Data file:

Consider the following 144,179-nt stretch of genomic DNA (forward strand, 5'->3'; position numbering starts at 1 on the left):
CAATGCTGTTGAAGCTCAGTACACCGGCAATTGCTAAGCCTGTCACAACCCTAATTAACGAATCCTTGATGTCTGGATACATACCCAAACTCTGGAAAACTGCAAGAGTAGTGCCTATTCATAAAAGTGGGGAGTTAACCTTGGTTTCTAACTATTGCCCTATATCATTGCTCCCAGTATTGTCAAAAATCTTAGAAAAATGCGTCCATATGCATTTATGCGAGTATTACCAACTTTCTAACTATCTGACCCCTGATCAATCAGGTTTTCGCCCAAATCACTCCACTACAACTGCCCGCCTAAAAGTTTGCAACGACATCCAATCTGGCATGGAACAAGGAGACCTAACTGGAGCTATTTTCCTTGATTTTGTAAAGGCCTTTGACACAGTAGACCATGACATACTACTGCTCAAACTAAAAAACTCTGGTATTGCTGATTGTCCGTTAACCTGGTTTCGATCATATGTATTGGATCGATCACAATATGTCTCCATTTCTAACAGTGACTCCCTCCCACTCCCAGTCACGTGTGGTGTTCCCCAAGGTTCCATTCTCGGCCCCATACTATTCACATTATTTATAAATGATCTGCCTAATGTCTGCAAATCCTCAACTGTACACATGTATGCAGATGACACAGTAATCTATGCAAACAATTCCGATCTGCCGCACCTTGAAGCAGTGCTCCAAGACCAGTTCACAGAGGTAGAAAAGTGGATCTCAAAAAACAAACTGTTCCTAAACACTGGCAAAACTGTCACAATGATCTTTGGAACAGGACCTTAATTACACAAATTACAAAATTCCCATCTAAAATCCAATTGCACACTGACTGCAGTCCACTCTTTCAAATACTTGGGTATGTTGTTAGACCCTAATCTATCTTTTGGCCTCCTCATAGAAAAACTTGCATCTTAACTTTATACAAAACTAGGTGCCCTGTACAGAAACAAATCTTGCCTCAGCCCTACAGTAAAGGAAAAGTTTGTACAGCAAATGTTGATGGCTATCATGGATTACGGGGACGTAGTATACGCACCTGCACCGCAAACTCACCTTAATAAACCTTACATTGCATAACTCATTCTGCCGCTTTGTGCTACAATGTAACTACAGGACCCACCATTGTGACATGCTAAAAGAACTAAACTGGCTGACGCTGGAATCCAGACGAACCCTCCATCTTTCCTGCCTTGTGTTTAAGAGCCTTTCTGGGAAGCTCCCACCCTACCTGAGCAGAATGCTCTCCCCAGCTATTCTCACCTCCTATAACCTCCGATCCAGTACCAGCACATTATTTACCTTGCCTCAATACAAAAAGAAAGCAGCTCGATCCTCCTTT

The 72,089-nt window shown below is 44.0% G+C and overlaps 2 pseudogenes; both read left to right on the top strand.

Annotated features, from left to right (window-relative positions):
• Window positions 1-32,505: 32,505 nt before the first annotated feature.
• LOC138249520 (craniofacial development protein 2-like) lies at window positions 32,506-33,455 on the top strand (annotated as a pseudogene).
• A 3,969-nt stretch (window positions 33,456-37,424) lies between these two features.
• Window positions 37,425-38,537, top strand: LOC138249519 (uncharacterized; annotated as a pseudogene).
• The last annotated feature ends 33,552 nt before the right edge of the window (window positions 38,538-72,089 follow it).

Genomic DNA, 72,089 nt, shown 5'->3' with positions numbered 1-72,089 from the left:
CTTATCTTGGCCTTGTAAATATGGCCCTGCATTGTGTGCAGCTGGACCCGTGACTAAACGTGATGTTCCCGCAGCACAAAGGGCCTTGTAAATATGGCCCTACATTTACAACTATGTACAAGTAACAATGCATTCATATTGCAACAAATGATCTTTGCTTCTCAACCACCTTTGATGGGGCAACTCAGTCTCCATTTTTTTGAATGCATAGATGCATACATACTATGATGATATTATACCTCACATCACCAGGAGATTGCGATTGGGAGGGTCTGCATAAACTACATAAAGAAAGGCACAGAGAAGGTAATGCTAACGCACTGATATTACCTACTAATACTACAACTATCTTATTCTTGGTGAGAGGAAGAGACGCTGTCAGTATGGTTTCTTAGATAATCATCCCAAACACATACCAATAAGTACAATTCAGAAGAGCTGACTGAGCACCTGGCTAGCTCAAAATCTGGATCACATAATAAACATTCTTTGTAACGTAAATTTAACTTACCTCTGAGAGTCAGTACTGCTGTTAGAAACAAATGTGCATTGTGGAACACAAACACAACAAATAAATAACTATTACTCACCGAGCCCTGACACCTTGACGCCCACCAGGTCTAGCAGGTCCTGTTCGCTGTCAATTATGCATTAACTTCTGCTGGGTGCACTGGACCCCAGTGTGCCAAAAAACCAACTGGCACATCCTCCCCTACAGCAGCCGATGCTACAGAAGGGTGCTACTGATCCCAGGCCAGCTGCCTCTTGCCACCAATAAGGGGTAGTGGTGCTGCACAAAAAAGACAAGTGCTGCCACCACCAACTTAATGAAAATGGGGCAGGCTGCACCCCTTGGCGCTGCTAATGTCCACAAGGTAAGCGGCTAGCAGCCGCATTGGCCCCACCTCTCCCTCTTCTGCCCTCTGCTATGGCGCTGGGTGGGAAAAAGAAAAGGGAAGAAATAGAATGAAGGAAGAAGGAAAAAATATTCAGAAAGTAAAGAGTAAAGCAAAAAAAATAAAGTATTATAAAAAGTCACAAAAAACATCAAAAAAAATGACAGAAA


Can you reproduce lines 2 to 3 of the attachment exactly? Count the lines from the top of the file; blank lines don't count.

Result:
CAATGCTGTTGAAGCTCAGTACACCGGCAATTGCTAAGCCTGTCACAACCCTAATTAACGAATCCTTGATGTCTGGATACATACCCAAACTCTGGAAAACTGCAAGAGTAGTGCCTATTCATAAAAGTGGGGAGTTAACCTTGGTTTCTAACTATTGCCCTATATCATTGCTCCCAGTATTGTCAAAAATCTTAGAAAAATGCGTCCATATGCATTTATGCGAGTATTACCAACTTTCTAACTATCTGACCCCTGATCAATCAGGTTTTCGCCCAAATCACTCCACTACAACTGCCCGCCTAAAAGTTTGCAACGACATCCAATCTGGCATGGAACAAGGAGACCTAACTGGAGCTATTTTCCTTGATTTTGTAAAGGCCTTTGACACAGTAGACCATGACATACTACTGCTCAAACTAAAAAACTCTGGTATTGCTGATTGTCCGTTAACCTGGTTTCGATCATATGTATTGGATCGATCACAATATGTCTCCATTTCTAACAGTGACTCCCTCCCACTCCCAGTCACGTGTGGTGTTCCCCAAGGTTCCATTCTCGGCCCCATACTATTCACATTATTTATAAATGATCTGCCTAATGTCTGCAAATCCTCAACTGTACACATGTATGCAGATGACACAGTAATCTATGCAAACAATTCCGATCTGCCGCACCTTGAAGCAGTGCTCCAAGACCAGTTCACAGAGGTAGAAAAGTGGATCTCAAAAAACAAACTGTTCCTAAACACTGGCAAAACTGTCACAATGATCTTTGGAACAGGACCTTAATTACACAAATTACAAAATTCCCATCTAAAATCCAATTGCACACTGACTGCAGTCCACTCTTTCAAATACTTGGGTATGTTGTTAGACCCTAATCTATCTTTTGGCCTCCTCATAGAAAAACTTGCATCTTAACTTTATACAAAACTAGGTGCCCTGTACAGAAACAAATCTTGCCTCAGCCCTACAGTAAAGGAAAAGTTTGTACAGCAAATGTTGATGGCTATCATGGATTACGGGGACGTAGTATACGCACCTGCACCGCAAACTCACCTTAATAAACCTTACATTGCATAACTCATTCTGCCGCTTTGTGCTACAATGTAACTACAGGACCCACCATTGTGACATGCTAAAAGAACTAAACTGGCTGACGCTGGAATCCAGACGAACCCTCCATCTTTCCTGCCTTGTGTTTAAGAGCCTTTCTGGGAAGCTCCCACCCTACCTGAGCAGAATGCTCTCCCCAGCTATTCTCACCTCCTATAACCTCCGATCCAGTACCAGCACATTATTTACCTTGCCTCAATACAAAAAGAAAGCAGCTCGATCCTCCTTT

The 72,089-nt window shown below is 44.0% G+C and overlaps 2 pseudogenes; both read left to right on the top strand.